I’ve written a fair bit in these pages about the pitfalls of official secrecy—the often unjustified withholding of information by public agencies at all levels of government. With a new legislative session under way, it would be nice to see lawmakers take up some of the shortcomings of the state’s public access laws.
But there’s another side to the public information coin that deserves some close scrutiny as well. While we’re looking at the records government agencies are keeping from us, we also ought to have some concern for the records the government is keeping on us!
I refer not just to the now-well-documented surveillance programs of the National Security Agency, but to the recent revelations by Gannett news organizations, including The Indianapolis Star, of such tactics in use by the Indiana State Police and at least two dozen other local police agencies around the country.
These agencies have purchased devices called Stingrays that mimic cell phone towers, thus allowing real-time collection of data on cell phone users’ movements, calls and text messages. The device can be used to target a specific cell phone number or to sweep in, NSA-style, boatloads of data—perhaps yours or mine.
Allow me here to just head off the flippant response that is often heard with regard to programs like this, to wit: If you’re not doing anything wrong, you have nothing to worry about. Well, sure, but that doesn’t mean we should allow government agents to rummage through our private communications at their whim.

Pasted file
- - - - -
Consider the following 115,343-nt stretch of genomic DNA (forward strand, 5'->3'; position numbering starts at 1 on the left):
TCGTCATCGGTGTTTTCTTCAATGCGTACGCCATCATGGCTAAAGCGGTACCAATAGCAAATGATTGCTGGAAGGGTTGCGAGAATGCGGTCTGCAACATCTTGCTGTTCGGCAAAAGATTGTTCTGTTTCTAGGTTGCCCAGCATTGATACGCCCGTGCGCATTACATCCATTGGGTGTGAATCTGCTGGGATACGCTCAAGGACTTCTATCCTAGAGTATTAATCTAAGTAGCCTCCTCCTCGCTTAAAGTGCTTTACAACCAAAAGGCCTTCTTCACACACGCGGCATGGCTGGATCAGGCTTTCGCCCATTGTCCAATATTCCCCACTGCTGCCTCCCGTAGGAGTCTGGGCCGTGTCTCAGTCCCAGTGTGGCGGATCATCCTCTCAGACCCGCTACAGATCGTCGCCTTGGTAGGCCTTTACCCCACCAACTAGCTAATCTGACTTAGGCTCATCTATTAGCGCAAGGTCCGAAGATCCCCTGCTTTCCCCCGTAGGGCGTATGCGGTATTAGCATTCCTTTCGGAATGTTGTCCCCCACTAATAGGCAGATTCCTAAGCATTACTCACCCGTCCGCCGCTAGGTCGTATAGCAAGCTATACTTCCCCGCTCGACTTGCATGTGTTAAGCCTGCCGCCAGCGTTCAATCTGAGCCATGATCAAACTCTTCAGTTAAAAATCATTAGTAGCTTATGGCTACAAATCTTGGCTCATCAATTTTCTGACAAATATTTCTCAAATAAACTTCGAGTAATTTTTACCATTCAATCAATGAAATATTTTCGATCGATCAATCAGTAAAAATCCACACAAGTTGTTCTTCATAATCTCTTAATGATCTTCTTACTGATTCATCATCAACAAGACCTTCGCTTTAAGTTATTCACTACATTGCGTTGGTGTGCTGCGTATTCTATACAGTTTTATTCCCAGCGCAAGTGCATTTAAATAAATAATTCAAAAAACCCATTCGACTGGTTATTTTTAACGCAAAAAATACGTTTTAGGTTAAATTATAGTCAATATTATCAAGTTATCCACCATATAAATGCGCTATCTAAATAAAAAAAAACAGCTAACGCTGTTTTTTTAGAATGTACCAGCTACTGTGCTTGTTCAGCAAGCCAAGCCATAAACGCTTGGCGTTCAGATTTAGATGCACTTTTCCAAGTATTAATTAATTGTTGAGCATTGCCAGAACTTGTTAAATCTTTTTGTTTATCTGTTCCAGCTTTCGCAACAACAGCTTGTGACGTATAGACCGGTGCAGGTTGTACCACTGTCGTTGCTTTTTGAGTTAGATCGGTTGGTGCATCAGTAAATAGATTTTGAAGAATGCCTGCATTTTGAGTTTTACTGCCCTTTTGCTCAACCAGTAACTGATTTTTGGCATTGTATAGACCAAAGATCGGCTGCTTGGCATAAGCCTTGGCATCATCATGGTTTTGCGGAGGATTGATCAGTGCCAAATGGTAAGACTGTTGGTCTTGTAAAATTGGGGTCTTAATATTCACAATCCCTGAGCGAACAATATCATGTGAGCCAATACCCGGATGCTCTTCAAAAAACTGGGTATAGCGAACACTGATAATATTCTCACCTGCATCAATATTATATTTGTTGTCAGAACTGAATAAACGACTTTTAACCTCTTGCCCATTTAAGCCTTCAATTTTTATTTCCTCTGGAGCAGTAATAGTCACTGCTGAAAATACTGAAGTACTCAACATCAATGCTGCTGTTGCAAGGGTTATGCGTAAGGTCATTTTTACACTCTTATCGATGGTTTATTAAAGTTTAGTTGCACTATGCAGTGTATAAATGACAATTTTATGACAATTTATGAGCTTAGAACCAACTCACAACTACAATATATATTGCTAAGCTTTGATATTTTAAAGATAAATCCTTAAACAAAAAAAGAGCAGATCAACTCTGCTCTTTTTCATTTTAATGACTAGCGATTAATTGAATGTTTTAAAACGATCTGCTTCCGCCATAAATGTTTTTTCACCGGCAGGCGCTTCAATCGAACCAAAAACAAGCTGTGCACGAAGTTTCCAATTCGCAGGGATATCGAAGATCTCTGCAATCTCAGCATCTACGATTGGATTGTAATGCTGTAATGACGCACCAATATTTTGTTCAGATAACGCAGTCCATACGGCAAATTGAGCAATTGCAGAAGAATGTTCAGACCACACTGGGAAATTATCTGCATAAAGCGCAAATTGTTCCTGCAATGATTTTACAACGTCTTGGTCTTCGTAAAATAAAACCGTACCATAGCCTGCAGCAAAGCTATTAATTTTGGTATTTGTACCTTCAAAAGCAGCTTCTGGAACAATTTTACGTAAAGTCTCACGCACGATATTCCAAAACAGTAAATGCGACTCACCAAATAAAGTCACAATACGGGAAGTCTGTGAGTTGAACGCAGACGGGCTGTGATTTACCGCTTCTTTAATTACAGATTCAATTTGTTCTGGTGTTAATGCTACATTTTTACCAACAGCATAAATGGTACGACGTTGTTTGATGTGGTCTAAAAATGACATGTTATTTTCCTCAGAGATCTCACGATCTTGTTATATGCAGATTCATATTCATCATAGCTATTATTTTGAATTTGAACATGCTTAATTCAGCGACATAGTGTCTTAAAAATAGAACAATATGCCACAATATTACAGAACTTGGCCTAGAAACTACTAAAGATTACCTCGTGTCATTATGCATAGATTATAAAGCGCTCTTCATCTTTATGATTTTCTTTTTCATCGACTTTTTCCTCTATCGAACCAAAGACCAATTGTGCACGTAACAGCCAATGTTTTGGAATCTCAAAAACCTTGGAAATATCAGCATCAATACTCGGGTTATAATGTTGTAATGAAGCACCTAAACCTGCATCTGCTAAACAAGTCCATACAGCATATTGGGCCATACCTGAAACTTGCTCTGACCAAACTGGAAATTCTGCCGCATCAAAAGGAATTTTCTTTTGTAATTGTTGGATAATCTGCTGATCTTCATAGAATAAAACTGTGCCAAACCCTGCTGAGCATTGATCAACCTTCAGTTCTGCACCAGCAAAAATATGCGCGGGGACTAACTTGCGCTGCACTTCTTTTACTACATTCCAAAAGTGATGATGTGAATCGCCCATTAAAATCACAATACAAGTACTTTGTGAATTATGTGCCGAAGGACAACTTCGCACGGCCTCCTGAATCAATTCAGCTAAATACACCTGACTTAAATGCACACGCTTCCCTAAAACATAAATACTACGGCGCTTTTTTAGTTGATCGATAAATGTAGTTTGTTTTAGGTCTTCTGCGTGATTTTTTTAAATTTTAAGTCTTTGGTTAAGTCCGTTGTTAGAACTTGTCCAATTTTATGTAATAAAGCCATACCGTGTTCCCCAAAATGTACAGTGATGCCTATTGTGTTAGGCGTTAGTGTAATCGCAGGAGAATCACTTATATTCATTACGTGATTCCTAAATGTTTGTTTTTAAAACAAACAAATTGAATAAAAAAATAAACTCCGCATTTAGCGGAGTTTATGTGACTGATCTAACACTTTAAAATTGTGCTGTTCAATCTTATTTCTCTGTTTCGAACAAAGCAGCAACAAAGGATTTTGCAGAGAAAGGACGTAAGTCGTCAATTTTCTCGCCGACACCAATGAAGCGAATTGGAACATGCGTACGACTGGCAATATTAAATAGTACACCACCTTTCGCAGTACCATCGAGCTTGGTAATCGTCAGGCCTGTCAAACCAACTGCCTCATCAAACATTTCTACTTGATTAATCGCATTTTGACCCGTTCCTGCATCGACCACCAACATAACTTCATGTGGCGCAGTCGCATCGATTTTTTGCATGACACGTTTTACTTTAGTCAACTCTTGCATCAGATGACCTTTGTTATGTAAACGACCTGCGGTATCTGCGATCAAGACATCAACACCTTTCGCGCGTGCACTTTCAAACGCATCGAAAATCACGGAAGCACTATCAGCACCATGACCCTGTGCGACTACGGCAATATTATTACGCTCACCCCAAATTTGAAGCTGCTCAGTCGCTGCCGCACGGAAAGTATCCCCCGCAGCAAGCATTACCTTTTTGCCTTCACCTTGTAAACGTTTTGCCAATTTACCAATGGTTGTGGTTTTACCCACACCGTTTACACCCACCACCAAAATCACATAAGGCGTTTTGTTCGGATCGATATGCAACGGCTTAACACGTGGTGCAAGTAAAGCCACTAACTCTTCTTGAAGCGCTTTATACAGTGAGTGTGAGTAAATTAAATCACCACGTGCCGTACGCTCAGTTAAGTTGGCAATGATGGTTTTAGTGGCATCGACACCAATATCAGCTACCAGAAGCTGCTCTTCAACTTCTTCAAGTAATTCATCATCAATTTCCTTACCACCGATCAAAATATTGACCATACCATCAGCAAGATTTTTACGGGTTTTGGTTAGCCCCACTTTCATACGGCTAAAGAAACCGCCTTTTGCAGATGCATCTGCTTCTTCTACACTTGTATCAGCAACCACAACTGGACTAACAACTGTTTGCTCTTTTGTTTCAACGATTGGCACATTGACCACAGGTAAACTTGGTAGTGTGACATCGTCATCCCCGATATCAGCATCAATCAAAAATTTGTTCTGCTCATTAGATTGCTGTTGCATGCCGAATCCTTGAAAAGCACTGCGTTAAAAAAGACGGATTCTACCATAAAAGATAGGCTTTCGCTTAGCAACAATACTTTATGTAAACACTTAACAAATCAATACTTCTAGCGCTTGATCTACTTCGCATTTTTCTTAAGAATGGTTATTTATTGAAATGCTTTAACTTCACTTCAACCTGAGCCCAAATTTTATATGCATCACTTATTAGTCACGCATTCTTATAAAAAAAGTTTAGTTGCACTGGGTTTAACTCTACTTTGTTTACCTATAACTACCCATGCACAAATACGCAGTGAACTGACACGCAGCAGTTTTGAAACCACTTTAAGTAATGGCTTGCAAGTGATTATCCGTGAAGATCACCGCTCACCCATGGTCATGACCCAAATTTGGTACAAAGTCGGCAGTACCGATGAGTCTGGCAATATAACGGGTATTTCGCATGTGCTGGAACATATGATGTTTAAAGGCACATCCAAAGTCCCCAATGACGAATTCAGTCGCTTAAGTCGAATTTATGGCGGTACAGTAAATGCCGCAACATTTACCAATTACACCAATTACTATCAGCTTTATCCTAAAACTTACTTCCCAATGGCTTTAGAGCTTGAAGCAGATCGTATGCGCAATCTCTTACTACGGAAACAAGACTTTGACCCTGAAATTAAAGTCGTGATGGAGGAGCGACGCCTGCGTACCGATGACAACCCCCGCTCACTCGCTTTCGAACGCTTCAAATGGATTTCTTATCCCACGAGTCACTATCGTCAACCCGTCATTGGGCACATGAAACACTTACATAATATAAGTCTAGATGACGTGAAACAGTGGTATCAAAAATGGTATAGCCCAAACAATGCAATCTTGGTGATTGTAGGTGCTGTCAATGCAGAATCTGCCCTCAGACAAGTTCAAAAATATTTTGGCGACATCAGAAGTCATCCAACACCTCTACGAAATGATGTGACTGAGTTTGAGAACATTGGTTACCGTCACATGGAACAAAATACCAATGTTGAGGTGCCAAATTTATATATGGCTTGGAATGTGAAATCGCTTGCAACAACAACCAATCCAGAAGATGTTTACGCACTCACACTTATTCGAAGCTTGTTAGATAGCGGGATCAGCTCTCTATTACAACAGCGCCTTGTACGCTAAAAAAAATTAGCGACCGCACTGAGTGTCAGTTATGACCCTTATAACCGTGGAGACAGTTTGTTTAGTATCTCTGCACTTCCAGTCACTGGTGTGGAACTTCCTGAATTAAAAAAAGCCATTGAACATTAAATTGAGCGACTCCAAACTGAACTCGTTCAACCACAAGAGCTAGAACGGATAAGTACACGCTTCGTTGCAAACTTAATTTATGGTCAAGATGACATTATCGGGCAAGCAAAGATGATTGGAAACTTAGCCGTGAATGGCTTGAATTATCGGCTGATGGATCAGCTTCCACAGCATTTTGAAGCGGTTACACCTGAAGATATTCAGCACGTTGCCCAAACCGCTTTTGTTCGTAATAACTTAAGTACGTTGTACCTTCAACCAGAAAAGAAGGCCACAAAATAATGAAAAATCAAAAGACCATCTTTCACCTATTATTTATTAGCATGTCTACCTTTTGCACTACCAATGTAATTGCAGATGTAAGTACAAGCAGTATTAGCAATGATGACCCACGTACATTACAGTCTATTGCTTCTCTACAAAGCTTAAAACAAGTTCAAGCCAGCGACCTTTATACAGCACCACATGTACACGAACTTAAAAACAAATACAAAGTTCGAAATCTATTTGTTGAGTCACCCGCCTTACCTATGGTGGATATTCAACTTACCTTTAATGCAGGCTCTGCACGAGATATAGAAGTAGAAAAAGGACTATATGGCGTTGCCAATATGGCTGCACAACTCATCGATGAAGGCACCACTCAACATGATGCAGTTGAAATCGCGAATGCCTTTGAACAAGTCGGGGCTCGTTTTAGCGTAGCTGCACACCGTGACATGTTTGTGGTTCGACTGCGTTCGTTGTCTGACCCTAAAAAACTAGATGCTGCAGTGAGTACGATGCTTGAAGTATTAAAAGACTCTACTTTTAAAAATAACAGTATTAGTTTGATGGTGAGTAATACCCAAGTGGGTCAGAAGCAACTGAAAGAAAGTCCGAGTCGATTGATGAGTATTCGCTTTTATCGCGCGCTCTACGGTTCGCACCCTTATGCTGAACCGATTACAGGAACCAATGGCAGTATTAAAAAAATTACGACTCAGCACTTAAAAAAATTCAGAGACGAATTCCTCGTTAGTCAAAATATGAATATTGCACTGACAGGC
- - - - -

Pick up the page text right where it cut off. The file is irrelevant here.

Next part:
The State Police won’t discuss their Stingray, but the agency’s denial of requests for information about it cited, among other things, concern that releasing such information would hamper its unspecified efforts to fight crime and terrorism.
So we know very little about what the agency is doing with the Stingray. Is it indiscriminately scooping up cell phone data? Is it using the devices to deal with specific known threats, or just potential problems? (Miami police, for example, wanted to use their Stingray to monitor protesters.)
Further, what are the State Police doing with the data once they have it? Does it ever get destroyed? How are they protecting the privacy of cell users who have no involvement in crime or terrorism? How do they justify this use in light of our Fourth Amendment protections against unreasonable search and seizure?
To these and other important questions, there are no answers on offer, and no way to know whether anyone—a judge, perhaps?—is compelling the answers before allowing the tactics. We are left simply to trust that the authorities will not abuse the power the Stingray technology provides.
Several lawmakers have indicated they will push legislation banning the gathering of cell phone data without a warrant. This is a vital matter for all citizens, whether your inclinations run toward the Tea Party or more toward the Occupy movement.
If a nebulous fear of enemies—within or without—leads us to excuse this one itty-bitty intrusive technology, I just can’t wait to hear about the next high-tech law enforcement tool. Of course, as these things go, we might never even know about it.
Remember the old story about how to boil a frog? Put him in the water before you turn on the heat, and by the time he notices it’s getting a bit hot, it’s already too late.
Do you think maybe now would be a good time to jump out of the pot?•
Lanosga is an assistant professor of journalism at Indiana University and president of the Indiana Coalition for Open Government. Send comments to email@example.com.